The Virgin Atlantic airline will resume its London-Mumbai flights in October, after a hiatus of three years.
The Richard Branson-owned airline's move comes six months after Kingfisher Airlines suspended its London flights and plans to join Virgin's rival British Airways-led oneworld alliance.
Kingfisher's entry into oneworld would have given British Airways a bigger passenger feed from Indian market, and made difficult for Virgin to grab market share.
Virgin had operated London-Mumbai flights between 2005 and 2009.
Its return comes at a time when other foreign airlines are cutting down on their flights in India or pulling out altogether, citing increase in operating costs and charges at Delhi airport.
Virgin's CEO Steve Ridgway said that his airline will be able to attract airline passengers from India.
"We had to withdraw our service in 2009 due to the global economic slowdown, but we always said if it was economically viable we would come back.
The time is now right, with the Mumbai-London market growing by nine per cent since 2009, and we are looking forward to starting our flights next month and serving the people of Mumbai," Ridgway said in an email response to Business Standard.
Virgin currently flies on the Delhi-London route.
Mumbai-London is the second busiest international route from Mumbai and the 12th busiest route from London (1 million passengers flew on this route last year, according to Virgin).
Currently, Air India, British Airways and Jet Airways fly five times daily between the cities.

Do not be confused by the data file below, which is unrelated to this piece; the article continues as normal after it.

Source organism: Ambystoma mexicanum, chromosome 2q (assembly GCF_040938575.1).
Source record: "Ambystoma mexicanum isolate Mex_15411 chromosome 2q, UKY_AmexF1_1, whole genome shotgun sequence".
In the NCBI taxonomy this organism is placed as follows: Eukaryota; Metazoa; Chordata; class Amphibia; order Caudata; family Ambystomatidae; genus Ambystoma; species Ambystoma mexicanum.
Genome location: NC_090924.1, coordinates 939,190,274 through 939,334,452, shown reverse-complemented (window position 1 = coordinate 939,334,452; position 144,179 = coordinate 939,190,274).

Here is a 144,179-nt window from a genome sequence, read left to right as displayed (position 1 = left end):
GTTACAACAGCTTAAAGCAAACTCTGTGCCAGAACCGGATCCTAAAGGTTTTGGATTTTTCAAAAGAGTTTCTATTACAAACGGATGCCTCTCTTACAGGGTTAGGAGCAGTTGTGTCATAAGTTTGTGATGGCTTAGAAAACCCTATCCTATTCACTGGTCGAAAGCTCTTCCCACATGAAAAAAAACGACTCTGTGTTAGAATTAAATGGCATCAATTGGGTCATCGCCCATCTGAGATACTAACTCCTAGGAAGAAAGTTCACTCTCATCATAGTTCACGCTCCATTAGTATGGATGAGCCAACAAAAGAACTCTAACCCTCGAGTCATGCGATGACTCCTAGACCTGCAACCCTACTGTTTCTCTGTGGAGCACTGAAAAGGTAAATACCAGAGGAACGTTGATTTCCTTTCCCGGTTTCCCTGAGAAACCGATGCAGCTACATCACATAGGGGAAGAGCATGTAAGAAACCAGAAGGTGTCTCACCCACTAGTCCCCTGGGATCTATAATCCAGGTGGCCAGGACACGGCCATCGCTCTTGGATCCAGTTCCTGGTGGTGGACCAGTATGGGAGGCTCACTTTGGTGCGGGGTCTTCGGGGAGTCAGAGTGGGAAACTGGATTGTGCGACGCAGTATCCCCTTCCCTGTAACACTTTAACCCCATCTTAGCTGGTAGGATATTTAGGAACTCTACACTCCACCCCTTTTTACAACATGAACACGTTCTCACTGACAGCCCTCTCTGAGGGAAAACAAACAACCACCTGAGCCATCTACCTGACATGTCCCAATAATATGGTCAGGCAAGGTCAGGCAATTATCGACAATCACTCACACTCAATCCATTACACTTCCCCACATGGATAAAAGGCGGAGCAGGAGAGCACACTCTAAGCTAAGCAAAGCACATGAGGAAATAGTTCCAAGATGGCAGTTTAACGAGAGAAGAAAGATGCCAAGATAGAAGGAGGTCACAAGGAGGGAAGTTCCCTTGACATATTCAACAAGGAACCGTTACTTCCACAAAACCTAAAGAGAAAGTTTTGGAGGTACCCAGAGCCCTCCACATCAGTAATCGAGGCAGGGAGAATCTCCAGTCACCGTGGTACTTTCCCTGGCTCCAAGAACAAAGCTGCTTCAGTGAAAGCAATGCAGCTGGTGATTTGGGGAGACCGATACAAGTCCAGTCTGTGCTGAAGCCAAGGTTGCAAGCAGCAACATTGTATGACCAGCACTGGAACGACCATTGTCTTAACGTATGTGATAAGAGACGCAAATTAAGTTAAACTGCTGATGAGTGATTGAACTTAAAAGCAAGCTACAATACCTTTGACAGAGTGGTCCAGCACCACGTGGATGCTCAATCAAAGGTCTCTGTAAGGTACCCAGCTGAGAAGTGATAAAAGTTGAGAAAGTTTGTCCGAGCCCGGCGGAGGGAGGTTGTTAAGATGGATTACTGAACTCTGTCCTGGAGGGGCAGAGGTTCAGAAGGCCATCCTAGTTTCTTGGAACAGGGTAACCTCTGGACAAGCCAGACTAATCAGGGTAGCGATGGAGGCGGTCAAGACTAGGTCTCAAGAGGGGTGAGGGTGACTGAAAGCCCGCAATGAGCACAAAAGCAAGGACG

There are also Gulf-based and European carriers who link the two cities, making it a very competitive market. Emirates has eight daily flights between Dubai and London
"The Mumbai-London market is crowded, but there is a room for a direct service," said an aviation expert.
According to him, for the past few years, four or five airlines from both India and the UK are operating flights on the route.
British Midland airlines was the first to pull out from the route and its place was taken by Kingfisher.
And now, Virgin is taking the space vacated by Kingfisher.
"Yield retention on the route is difficult because of the intense competition.
"Airlines need to deploy planes with the right seat configuration (260 plus seats) and get 75 per cent loads to retain yields," the expert said.
"Kingfisher flew an Airbus A-330 on the route with 217 seats. You can't make a profit with even 95 per cent loads with this configuration," he added.
There is cut-throat competition on the route and Virgin will have a tough time to shake off the well-established Jet and the British Airways," he added.
Virgin's prime focus remains its premium service, and this time the airline is introducing its new Airbus A330 on the route with 266 seats (33 upper class, 48 premium economy and 185 economy).
Previously, it flew an Airbus A340 on this sector with 220 seats.
"At the core of our brand is our unique product and premium service. We are a global brand with local relevance. . .
"Our cabins, our crew and our service are our biggest differentiators," said Ridgway.
The airline boasts of the longest bed in the business class (upper class) and an on board bar.
"We have one of the biggest market shares between Delhi and London (19 per cent). We also have the second largest market share (25.1 per cent) between Delhi and Newark and strong growth across cabins, especially in business class," Ridway claimed.